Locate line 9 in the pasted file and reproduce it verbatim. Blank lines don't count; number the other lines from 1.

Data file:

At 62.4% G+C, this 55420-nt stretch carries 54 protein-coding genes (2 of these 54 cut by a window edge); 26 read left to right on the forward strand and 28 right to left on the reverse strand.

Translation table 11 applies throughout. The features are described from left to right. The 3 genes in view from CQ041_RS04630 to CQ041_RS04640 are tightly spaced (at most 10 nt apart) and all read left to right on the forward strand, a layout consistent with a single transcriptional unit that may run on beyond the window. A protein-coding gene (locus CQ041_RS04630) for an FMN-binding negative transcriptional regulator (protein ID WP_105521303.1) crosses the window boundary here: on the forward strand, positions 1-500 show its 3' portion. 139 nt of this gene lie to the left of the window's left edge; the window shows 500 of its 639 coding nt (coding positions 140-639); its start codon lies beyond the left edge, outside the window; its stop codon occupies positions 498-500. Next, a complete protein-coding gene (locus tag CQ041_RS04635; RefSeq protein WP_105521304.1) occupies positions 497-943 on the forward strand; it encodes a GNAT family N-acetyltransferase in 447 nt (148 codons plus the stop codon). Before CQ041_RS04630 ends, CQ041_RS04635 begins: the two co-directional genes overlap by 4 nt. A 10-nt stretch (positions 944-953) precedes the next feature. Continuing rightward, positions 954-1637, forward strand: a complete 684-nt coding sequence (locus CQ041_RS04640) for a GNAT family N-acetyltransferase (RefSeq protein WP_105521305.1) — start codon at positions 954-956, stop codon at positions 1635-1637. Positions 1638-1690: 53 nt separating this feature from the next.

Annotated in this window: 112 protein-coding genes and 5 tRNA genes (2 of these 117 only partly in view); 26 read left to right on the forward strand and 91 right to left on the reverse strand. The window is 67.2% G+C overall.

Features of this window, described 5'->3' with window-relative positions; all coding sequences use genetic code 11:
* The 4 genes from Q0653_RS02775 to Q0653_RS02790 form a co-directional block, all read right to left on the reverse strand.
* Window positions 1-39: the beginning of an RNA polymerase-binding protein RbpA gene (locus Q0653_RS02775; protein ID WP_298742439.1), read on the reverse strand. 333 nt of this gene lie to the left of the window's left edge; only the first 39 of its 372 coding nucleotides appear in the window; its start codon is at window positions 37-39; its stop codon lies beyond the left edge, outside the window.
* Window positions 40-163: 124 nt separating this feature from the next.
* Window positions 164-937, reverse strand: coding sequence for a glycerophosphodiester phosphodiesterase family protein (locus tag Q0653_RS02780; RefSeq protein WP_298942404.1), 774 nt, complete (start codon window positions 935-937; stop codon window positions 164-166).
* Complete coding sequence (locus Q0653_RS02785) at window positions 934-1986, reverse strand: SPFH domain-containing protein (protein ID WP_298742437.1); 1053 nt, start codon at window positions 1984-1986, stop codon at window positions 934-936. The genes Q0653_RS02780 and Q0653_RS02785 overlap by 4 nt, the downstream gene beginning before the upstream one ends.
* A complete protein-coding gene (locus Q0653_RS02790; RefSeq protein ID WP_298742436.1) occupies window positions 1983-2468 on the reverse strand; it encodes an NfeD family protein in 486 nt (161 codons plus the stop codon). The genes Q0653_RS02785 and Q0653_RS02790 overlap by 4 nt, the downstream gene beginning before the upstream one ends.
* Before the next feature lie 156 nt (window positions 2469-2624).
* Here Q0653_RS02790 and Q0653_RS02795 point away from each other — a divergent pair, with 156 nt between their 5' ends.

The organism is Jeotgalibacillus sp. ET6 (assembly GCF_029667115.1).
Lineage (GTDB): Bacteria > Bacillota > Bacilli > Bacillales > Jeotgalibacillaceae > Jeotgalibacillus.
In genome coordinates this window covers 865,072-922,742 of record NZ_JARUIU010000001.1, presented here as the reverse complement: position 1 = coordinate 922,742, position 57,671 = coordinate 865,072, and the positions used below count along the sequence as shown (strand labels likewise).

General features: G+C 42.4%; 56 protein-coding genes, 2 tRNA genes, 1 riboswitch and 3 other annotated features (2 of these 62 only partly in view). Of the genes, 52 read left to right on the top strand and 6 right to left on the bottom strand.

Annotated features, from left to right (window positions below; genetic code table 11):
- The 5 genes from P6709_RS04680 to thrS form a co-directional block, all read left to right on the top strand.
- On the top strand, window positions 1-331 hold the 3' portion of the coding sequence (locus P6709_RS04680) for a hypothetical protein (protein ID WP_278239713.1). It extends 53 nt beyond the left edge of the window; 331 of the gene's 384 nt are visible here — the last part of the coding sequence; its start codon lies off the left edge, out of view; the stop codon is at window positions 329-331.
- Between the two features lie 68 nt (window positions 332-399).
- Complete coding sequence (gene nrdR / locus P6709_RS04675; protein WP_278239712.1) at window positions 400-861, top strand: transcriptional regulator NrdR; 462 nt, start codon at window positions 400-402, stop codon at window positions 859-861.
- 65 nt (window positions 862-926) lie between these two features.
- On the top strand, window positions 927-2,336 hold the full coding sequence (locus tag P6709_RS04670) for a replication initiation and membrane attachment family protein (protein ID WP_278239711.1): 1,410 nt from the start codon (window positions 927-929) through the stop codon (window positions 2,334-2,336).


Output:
* Complete coding sequence (locus Q0653_RS02785) at window positions 934-1986, reverse strand: SPFH domain-containing protein (protein ID WP_298742437.1); 1053 nt, start codon at window positions 1984-1986, stop codon at window positions 934-936. The genes Q0653_RS02780 and Q0653_RS02785 overlap by 4 nt, the downstream gene beginning before the upstream one ends.